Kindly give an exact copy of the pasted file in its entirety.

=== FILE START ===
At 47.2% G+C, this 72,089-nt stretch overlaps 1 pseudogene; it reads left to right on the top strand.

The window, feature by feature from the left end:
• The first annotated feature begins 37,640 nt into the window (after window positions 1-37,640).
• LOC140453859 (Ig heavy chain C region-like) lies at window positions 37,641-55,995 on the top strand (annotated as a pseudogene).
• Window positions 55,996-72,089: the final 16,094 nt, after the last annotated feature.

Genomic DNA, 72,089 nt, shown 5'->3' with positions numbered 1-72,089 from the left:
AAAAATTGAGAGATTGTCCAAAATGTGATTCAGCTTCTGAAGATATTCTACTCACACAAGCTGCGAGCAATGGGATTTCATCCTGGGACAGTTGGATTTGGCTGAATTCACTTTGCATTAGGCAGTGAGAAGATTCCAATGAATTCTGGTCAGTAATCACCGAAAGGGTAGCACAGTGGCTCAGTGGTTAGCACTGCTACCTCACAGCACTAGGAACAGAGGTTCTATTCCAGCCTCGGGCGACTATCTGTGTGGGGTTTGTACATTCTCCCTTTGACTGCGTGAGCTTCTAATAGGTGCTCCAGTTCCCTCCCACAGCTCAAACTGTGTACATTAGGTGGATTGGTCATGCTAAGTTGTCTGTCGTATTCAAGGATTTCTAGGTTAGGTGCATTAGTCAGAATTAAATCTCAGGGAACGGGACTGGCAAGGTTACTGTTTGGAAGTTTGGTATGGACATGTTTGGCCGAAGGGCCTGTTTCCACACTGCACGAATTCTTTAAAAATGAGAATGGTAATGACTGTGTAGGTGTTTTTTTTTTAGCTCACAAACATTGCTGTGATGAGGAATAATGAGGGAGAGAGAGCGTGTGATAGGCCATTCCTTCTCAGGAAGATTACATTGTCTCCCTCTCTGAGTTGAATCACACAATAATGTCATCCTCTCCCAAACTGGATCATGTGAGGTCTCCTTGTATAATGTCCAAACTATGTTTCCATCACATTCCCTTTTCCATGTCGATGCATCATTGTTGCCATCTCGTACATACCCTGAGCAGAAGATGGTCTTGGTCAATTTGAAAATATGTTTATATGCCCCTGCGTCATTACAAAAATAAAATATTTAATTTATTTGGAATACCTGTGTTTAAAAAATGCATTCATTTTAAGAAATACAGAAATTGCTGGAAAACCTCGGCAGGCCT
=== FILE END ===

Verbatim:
At 47.2% G+C, this 72,089-nt stretch overlaps 1 pseudogene; it reads left to right on the top strand.

The window, feature by feature from the left end:
• The first annotated feature begins 37,640 nt into the window (after window positions 1-37,640).
• LOC140453859 (Ig heavy chain C region-like) lies at window positions 37,641-55,995 on the top strand (annotated as a pseudogene).
• Window positions 55,996-72,089: the final 16,094 nt, after the last annotated feature.

Genomic DNA, 72,089 nt, shown 5'->3' with positions numbered 1-72,089 from the left:
AAAAATTGAGAGATTGTCCAAAATGTGATTCAGCTTCTGAAGATATTCTACTCACACAAGCTGCGAGCAATGGGATTTCATCCTGGGACAGTTGGATTTGGCTGAATTCACTTTGCATTAGGCAGTGAGAAGATTCCAATGAATTCTGGTCAGTAATCACCGAAAGGGTAGCACAGTGGCTCAGTGGTTAGCACTGCTACCTCACAGCACTAGGAACAGAGGTTCTATTCCAGCCTCGGGCGACTATCTGTGTGGGGTTTGTACATTCTCCCTTTGACTGCGTGAGCTTCTAATAGGTGCTCCAGTTCCCTCCCACAGCTCAAACTGTGTACATTAGGTGGATTGGTCATGCTAAGTTGTCTGTCGTATTCAAGGATTTCTAGGTTAGGTGCATTAGTCAGAATTAAATCTCAGGGAACGGGACTGGCAAGGTTACTGTTTGGAAGTTTGGTATGGACATGTTTGGCCGAAGGGCCTGTTTCCACACTGCACGAATTCTTTAAAAATGAGAATGGTAATGACTGTGTAGGTGTTTTTTTTTTAGCTCACAAACATTGCTGTGATGAGGAATAATGAGGGAGAGAGAGCGTGTGATAGGCCATTCCTTCTCAGGAAGATTACATTGTCTCCCTCTCTGAGTTGAATCACACAATAATGTCATCCTCTCCCAAACTGGATCATGTGAGGTCTCCTTGTATAATGTCCAAACTATGTTTCCATCACATTCCCTTTTCCATGTCGATGCATCATTGTTGCCATCTCGTACATACCCTGAGCAGAAGATGGTCTTGGTCAATTTGAAAATATGTTTATATGCCCCTGCGTCATTACAAAAATAAAATATTTAATTTATTTGGAATACCTGTGTTTAAAAAATGCATTCATTTTAAGAAATACAGAAATTGCTGGAAAACCTCGGCAGGCCT